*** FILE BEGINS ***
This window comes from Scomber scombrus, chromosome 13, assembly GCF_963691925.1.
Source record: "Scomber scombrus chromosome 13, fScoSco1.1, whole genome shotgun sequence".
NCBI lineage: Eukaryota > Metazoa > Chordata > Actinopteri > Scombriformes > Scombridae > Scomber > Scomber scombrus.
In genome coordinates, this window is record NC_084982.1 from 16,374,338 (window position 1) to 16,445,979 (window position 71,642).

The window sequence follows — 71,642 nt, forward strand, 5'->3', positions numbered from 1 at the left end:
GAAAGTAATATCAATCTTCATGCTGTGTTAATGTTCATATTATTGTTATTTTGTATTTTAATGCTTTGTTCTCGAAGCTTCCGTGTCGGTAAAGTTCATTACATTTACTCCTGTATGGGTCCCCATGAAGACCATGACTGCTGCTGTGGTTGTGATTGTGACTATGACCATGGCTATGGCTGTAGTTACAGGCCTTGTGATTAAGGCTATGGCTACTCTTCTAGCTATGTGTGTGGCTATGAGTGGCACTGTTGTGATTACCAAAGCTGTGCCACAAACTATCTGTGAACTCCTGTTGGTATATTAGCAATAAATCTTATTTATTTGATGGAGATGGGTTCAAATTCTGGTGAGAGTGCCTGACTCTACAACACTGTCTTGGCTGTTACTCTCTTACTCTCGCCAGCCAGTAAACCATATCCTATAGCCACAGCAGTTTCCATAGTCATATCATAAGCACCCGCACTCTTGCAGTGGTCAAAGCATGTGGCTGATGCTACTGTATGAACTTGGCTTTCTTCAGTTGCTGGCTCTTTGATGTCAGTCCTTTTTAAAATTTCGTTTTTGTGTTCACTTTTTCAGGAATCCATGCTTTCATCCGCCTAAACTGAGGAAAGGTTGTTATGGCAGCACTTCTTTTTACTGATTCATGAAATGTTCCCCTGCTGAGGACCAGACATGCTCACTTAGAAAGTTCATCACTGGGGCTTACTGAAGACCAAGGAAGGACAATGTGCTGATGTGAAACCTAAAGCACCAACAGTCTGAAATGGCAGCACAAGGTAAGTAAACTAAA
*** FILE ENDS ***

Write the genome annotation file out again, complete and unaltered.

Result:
This window comes from Scomber scombrus, chromosome 13, assembly GCF_963691925.1.
Source record: "Scomber scombrus chromosome 13, fScoSco1.1, whole genome shotgun sequence".
NCBI lineage: Eukaryota > Metazoa > Chordata > Actinopteri > Scombriformes > Scombridae > Scomber > Scomber scombrus.
In genome coordinates, this window is record NC_084982.1 from 16,374,338 (window position 1) to 16,445,979 (window position 71,642).

The window sequence follows — 71,642 nt, forward strand, 5'->3', positions numbered from 1 at the left end:
GAAAGTAATATCAATCTTCATGCTGTGTTAATGTTCATATTATTGTTATTTTGTATTTTAATGCTTTGTTCTCGAAGCTTCCGTGTCGGTAAAGTTCATTACATTTACTCCTGTATGGGTCCCCATGAAGACCATGACTGCTGCTGTGGTTGTGATTGTGACTATGACCATGGCTATGGCTGTAGTTACAGGCCTTGTGATTAAGGCTATGGCTACTCTTCTAGCTATGTGTGTGGCTATGAGTGGCACTGTTGTGATTACCAAAGCTGTGCCACAAACTATCTGTGAACTCCTGTTGGTATATTAGCAATAAATCTTATTTATTTGATGGAGATGGGTTCAAATTCTGGTGAGAGTGCCTGACTCTACAACACTGTCTTGGCTGTTACTCTCTTACTCTCGCCAGCCAGTAAACCATATCCTATAGCCACAGCAGTTTCCATAGTCATATCATAAGCACCCGCACTCTTGCAGTGGTCAAAGCATGTGGCTGATGCTACTGTATGAACTTGGCTTTCTTCAGTTGCTGGCTCTTTGATGTCAGTCCTTTTTAAAATTTCGTTTTTGTGTTCACTTTTTCAGGAATCCATGCTTTCATCCGCCTAAACTGAGGAAAGGTTGTTATGGCAGCACTTCTTTTTACTGATTCATGAAATGTTCCCCTGCTGAGGACCAGACATGCTCACTTAGAAAGTTCATCACTGGGGCTTACTGAAGACCAAGGAAGGACAATGTGCTGATGTGAAACCTAAAGCACCAACAGTCTGAAATGGCAGCACAAGGTAAGTAAACTAAA